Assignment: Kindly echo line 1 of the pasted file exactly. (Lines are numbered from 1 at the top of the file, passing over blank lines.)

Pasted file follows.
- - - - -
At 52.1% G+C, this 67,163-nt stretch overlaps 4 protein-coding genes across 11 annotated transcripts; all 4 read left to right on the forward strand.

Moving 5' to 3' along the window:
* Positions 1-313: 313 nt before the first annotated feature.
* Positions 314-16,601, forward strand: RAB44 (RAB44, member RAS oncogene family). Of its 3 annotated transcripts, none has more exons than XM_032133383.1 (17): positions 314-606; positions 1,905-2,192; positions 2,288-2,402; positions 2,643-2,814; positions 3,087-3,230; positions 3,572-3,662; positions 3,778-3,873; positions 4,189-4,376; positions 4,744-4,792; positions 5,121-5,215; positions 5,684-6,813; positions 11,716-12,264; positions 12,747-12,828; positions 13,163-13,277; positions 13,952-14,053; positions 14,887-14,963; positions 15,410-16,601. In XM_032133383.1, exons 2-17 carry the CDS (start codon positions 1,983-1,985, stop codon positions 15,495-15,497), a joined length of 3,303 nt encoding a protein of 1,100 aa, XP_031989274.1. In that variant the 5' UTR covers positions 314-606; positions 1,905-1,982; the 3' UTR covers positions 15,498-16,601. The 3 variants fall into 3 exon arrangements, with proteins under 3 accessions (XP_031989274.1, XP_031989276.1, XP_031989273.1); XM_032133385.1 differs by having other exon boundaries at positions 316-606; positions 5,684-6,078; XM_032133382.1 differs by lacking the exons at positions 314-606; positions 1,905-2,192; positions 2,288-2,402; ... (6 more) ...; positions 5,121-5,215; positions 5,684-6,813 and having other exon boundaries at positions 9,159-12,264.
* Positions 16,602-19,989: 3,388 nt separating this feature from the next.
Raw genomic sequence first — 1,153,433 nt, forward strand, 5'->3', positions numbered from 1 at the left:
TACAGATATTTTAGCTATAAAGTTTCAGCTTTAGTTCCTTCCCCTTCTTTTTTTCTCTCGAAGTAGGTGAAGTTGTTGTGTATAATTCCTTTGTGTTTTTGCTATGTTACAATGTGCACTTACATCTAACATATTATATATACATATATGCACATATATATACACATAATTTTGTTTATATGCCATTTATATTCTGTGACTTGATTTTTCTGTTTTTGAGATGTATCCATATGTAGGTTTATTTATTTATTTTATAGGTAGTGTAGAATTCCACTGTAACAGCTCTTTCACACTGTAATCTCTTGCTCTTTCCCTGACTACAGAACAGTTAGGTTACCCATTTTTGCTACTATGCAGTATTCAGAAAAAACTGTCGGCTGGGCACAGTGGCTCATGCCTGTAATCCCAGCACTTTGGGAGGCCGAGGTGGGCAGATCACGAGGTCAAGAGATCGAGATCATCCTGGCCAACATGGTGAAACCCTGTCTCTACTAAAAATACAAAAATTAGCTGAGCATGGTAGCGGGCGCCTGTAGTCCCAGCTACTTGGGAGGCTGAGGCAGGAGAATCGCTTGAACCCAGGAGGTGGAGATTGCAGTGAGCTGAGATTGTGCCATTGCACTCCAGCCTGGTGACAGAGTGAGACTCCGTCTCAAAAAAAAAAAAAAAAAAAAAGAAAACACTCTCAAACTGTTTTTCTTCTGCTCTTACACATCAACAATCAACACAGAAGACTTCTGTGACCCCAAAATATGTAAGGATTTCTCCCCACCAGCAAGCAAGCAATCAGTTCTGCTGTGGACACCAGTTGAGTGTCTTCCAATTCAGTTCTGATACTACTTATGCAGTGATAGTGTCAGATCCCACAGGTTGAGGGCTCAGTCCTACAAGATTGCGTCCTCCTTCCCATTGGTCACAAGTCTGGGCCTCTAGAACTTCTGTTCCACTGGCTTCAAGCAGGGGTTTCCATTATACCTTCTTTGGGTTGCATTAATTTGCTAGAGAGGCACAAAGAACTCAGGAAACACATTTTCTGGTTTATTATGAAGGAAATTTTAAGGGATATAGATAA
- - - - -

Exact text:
At 52.1% G+C, this 67,163-nt stretch overlaps 4 protein-coding genes across 11 annotated transcripts; all 4 read left to right on the forward strand.